Facts, Not Fiction

 
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    #21
    Quote Originally Posted by thedoorknobbroke View Post
    Erica B wins with 6600+; how does this rate for a podium chance?
    Both American heptathletes are able to score ~6,700 that was enough to win a medal in all recent major championships.
    Having said that, I cannot remember the last time an American had a good performance (close to her PB) in the Heptathlon in a major championship (2008?). So I would estimate contenders but not favorites for a medal.
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    #22
    Zamzow had slight knee problem that kept her from most training from NCAA to this meet.
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    #23
    Quote Originally Posted by thedoorknobbroke View Post
    Erica B wins with 6600+; how does this rate for a podium chance?
    On paper it makes them contenders for a minor medal right up there with Krizsan, Preiner & Ikauniece (Thiam & KJT should have gold & silver sewn up) however I think in reality it will be tough. Schafer has had some big technical issues but I think she will massively improve on her 6426 SB in Doha (SP fouls permitting...). I also think Ikauniece will improve from the 6500 level she's at now to 6600+. So I think the European athletes will come through, but they certainly have the potential to score over 6700 as olorin says, and if they did do that, that will medal more often that not.
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    #24
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    Bougard looks so much fitter this season. That 800 was stunning.
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    #25
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    Posted this elsewhere, but very surprisingly, the IAAF Combined Events Challenge leader is Annie Kunz USA, who was 4th in Des Moines, but has the best aggregate scores from eligible Hepts this year (and boosted her score a further 19pts with second at Pan Ams).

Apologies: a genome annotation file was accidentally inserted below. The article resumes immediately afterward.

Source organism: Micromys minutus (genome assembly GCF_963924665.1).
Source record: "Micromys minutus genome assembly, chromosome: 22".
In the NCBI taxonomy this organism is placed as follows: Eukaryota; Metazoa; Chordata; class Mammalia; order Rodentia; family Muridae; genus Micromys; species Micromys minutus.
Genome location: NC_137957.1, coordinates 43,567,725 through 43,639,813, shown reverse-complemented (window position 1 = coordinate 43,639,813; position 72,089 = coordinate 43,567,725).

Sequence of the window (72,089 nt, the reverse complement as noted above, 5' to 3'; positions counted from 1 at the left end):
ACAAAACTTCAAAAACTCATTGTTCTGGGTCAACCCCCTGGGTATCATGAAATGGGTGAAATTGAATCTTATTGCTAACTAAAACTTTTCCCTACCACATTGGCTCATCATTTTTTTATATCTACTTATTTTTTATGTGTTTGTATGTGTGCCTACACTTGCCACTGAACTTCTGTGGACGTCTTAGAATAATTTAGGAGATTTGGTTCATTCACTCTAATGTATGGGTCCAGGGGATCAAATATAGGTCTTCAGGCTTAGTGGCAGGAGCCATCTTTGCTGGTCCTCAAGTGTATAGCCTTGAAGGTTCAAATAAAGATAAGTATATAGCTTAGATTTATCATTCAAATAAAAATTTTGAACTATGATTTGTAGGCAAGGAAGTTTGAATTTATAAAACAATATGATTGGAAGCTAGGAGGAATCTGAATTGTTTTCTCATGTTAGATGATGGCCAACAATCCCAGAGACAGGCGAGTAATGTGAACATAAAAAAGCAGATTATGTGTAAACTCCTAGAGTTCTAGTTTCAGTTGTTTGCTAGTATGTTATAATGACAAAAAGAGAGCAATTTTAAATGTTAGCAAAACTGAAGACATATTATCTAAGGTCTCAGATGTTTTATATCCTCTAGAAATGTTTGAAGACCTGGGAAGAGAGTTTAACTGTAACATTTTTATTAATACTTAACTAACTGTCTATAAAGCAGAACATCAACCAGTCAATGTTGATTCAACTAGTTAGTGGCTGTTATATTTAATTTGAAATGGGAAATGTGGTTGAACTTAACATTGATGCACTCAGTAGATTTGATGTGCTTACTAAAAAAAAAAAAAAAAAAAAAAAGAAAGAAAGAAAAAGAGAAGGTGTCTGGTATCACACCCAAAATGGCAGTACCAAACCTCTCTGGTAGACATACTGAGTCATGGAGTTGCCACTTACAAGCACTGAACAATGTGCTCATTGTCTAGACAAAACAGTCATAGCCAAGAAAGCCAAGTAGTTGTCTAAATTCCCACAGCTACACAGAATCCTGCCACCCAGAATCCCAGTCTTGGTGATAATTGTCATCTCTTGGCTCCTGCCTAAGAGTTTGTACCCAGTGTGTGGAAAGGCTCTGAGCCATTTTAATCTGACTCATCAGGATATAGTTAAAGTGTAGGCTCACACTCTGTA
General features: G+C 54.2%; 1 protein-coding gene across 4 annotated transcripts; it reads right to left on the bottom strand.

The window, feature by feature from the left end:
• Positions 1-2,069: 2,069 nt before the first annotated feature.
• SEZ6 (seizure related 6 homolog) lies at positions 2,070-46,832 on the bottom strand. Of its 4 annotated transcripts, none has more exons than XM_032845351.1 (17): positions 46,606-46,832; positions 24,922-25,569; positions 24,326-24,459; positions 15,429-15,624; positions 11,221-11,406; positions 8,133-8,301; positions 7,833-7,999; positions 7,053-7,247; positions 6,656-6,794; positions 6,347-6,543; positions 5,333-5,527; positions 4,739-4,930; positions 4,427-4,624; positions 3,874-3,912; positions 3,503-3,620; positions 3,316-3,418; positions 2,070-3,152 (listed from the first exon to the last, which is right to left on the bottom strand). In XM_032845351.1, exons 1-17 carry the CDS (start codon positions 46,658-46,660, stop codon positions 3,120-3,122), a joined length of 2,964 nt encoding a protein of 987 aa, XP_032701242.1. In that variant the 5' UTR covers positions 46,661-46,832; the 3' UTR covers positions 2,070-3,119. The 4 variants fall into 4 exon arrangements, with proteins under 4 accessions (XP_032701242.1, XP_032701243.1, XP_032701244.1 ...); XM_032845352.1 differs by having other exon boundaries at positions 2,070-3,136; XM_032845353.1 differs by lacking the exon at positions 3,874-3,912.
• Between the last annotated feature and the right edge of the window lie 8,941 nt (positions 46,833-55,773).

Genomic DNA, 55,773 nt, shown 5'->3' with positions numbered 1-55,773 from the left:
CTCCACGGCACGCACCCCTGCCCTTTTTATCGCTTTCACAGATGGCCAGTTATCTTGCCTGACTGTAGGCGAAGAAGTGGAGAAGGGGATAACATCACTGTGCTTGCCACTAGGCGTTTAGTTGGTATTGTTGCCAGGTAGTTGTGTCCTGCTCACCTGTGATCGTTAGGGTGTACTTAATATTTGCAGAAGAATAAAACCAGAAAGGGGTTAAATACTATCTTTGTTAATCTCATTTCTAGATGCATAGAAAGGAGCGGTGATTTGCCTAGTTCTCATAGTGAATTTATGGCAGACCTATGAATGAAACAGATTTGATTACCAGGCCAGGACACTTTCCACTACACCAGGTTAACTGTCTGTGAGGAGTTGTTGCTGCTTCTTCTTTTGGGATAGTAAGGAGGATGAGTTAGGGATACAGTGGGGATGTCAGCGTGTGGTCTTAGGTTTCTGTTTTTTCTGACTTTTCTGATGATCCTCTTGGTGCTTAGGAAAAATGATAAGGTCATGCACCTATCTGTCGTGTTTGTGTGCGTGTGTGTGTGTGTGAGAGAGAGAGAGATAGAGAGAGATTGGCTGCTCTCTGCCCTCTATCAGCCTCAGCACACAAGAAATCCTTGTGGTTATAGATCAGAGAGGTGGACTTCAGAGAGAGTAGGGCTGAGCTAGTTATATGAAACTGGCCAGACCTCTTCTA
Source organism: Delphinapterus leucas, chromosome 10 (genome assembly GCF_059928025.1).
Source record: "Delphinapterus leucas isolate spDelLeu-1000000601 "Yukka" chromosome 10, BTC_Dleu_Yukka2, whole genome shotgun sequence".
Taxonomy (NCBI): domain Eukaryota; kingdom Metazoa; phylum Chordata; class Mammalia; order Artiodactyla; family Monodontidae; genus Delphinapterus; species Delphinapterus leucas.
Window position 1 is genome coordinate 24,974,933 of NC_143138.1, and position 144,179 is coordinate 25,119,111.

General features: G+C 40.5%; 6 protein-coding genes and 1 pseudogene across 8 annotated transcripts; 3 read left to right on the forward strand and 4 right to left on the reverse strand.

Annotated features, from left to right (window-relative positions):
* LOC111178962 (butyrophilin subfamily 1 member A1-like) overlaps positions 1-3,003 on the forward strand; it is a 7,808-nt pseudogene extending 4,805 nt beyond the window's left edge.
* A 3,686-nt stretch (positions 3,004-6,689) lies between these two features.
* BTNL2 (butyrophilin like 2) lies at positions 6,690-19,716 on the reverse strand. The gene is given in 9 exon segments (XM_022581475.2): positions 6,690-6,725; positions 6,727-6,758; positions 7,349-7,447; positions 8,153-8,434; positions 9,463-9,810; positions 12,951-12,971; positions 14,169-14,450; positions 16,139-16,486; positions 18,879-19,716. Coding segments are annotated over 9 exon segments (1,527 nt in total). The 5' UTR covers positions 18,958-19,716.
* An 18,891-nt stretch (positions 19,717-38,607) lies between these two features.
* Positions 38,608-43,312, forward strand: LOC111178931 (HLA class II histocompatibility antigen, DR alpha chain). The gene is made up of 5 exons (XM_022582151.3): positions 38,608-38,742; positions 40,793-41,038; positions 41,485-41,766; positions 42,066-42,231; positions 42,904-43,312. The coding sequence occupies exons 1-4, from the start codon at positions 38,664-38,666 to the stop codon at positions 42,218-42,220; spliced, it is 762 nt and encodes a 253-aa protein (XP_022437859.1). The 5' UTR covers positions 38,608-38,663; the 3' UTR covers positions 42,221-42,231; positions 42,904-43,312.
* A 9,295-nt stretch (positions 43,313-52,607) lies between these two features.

https://www.iaaf.org/competitions/ia...ngs/2019/women

    As there don't appear to be any more eligible meets, she's looking at a Wild Card, with 3rd placed Hawkins presumably still getting a "roll down" spot, and the USA team fielding four women.
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    #26
    Could someone please post a confirmation here once USATF has confirmed Annie Kunz as part of the Doha team. As leader of the IAAF challenge she will get a Wild Card and the US will get four slots.
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    #27
    That's my understanding. That's assuming that Hawkins gets an IAAF invite (which is possible but not inevitable) and that USATF accepts the invite (which I would hope they will, although that may not be automatic).
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    #28
    Chances for Hawkins look pretty good. There are several athletes ahead of her in the rankings who are at least doubtful. Aguilar doesn't have any results in 2019, Jorgelis Rodriguez has only one, the heptathlon in Lima where she NHed. German federation has never accepted any invitations, Weißenberg would be the first. French federation is also very strict, they have 11.10 as standard for w100 for example. I'm guessing 2-3 ahead of Hawkins will drop out.
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    #29
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    Somebody splain to me why some federations are so tight-assed about accepting invitations (or imposing harsher-than-IAAF standards). They like to punish their athletes for not meeting their lofty standards?

    From wehre I sit, the more big-time international competition your athlete sees, the better off they will be.
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    #30
    I don't get it either, especially because it's my understanding that the transportation and housing costs of the athletes are paid for by the IAAF and/or the host country.
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